Friday, February 17, 2012

Light and Dark Medicines

Working with wild medicinals can be very rewarding and very dangerous, all at the same time.  No herb is completely safe, just like no drug, even simple aspirin, is completely safe.  This does not mean people should quake in fear instead of using herbal medicinals.  I'm not a fan of all those scary warnings that people put into posts.  I feel that anyone with common sense should be able to work with herbs.  I think the problem with all the warnings that we get on wild medicinal sites is that many people today learned herbs from books.  And anyone who has ever written a book knows that publishers don't let them go out with anything that might get them sued.  So books often contain more warnings in them than are needed (IMHO).  

I was once shown that in 'Peterson's Guide to Edible Plants of the East' it said that wild columbine was potentially toxic.  Heck, as a child my brothers and I would fight over who got to eat the most columbine flowers.  I made it to 46 years old without dropping over dead.  lol

Some warnings just bug the crap out of me. Such as "don't gather wild edibles near roadsides."  When I read this warning I often wonder if people know where their farm food comes from.  Most of that food in the grocery store was planted by diesel spewing tractors, in fields covered with chemicals, that are close to the road so the farmer doesn't have to drive miles in to plant and harvest his crop.  Why are there no warnings on THAT?  It would still be safer to gather dandelions growing on the side of the road than eating some of the stuff on the store shelves!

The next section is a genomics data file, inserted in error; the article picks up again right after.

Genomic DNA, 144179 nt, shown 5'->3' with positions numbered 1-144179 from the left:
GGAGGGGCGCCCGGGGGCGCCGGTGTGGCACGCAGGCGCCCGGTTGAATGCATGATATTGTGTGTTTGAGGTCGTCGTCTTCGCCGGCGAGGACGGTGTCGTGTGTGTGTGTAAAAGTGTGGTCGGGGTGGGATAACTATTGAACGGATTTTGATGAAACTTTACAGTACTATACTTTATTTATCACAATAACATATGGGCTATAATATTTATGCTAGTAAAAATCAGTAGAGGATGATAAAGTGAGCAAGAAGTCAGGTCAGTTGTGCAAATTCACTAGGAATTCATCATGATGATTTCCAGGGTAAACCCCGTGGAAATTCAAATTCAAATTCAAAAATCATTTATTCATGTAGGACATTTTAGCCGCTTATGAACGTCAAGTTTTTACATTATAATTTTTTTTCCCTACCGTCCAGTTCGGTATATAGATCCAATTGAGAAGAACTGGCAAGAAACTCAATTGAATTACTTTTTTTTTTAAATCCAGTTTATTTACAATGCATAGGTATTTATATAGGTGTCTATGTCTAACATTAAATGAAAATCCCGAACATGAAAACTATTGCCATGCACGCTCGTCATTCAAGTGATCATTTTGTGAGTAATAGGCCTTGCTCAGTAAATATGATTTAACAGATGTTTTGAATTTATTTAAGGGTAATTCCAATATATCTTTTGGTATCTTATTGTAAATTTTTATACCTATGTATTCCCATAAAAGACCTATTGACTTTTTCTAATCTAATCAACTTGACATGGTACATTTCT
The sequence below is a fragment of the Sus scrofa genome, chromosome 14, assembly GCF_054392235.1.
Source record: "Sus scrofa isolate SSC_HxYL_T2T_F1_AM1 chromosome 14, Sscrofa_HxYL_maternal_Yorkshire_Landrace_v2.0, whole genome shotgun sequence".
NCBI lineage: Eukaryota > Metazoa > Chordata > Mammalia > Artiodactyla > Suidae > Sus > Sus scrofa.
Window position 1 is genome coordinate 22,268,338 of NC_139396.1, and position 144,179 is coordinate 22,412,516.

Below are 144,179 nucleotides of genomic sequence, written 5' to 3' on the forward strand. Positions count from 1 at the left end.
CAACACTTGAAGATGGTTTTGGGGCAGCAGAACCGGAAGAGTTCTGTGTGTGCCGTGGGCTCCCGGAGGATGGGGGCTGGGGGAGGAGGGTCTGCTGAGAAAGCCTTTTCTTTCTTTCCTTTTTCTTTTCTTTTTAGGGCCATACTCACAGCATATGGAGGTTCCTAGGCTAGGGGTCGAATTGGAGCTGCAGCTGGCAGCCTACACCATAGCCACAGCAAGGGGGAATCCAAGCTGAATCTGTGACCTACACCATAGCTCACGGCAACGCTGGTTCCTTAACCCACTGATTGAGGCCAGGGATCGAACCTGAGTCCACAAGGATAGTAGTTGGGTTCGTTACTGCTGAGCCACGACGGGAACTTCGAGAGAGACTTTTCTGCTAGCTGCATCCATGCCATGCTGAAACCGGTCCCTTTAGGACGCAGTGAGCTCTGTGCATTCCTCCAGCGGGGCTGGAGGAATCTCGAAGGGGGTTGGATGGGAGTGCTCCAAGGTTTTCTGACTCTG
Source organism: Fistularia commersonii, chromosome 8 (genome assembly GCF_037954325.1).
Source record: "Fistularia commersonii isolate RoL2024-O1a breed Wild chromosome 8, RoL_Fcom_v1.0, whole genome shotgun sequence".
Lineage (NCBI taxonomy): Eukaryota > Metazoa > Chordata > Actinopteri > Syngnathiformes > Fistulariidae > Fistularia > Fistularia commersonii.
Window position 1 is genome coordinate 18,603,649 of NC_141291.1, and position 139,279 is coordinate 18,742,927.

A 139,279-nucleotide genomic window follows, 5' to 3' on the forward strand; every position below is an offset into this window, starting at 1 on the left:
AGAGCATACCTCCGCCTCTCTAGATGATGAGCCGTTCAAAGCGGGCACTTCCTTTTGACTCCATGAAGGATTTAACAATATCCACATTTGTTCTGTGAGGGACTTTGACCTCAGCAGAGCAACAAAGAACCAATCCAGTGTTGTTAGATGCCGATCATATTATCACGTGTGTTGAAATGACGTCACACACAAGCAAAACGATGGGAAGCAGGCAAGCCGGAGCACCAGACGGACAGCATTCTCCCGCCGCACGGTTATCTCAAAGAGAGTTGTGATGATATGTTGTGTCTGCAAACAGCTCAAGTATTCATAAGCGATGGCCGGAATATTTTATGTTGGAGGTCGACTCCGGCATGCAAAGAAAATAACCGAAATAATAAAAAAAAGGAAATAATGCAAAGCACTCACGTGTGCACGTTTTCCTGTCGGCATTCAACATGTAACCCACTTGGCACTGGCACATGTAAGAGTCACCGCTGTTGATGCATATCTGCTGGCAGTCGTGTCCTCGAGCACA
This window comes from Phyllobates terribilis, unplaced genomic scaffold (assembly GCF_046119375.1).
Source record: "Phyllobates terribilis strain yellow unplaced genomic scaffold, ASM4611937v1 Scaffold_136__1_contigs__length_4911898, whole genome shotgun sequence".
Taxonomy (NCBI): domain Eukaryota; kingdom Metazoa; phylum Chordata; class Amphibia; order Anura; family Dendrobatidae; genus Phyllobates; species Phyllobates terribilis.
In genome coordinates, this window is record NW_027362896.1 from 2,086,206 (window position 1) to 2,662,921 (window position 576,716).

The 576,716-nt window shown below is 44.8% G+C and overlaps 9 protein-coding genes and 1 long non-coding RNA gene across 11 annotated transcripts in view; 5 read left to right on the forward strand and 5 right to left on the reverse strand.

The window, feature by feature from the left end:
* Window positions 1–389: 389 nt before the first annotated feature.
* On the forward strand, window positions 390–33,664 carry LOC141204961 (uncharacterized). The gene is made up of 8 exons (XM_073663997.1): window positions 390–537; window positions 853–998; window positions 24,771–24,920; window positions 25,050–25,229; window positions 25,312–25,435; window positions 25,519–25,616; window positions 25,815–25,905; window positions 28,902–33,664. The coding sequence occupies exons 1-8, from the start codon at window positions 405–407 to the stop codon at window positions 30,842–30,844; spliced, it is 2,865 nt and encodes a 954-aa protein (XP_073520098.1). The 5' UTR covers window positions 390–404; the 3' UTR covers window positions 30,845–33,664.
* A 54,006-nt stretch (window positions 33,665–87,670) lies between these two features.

Still, warnings are not a bad thing.  All information should be given, so that people can make informed decisions.  People just need to not read warnings and then give up on working with wild medicinals or herbs because of them.

I always say that there are light and dark medicines, meaning some medicines are easy to work with and have few bad effects on the body.  Others are harder to work with and can be dangerous in wrong situations but life savers in others.  It is up to the person to use their judgement on whether they should use it or not.  Then, (just to confuse some) even the light medicines should be known that they can have some harmful effects, while some poisons can be used to help.  The three examples I give when I do plant walks are wild rosehips, black cherry, and bloodroot.

Wild rosehips are a pretty light medicine.  I add them to many tinctures or syrups that I am making.  If I'm making a yarrow tea for fever I will often toss in a handful of rose hips for the added boost of vitamin C.  A body often craves that dose of C when its immune system is working overtime.  When teaching about wild rosehips I don't worry that someone will use it the wrong way because if they overdose on wild rosehips, their body will just shed the extra with no damage done.  Now, there is one problem with this way of thinking.  Our bodies shed vitamin C by pulling moisture out of our tissue, diluting the vitamin C and then sending it out in either urine, soften stool, or through sweat.  If you already have diarrhea, you certainly don't want any extra vitamin C.  But in our modern day world where we have plenty of safe water to drink, losing a bit of moisture from our tissue is no big deal.  Just drink water to replace it.  In a survival situation where your water may be limited, you might want to not overdose on any vitamin C rich foods.  However right now, the little bit of problem that can be cause by overdosing on rosehips is well offset by the good it does for your immune system.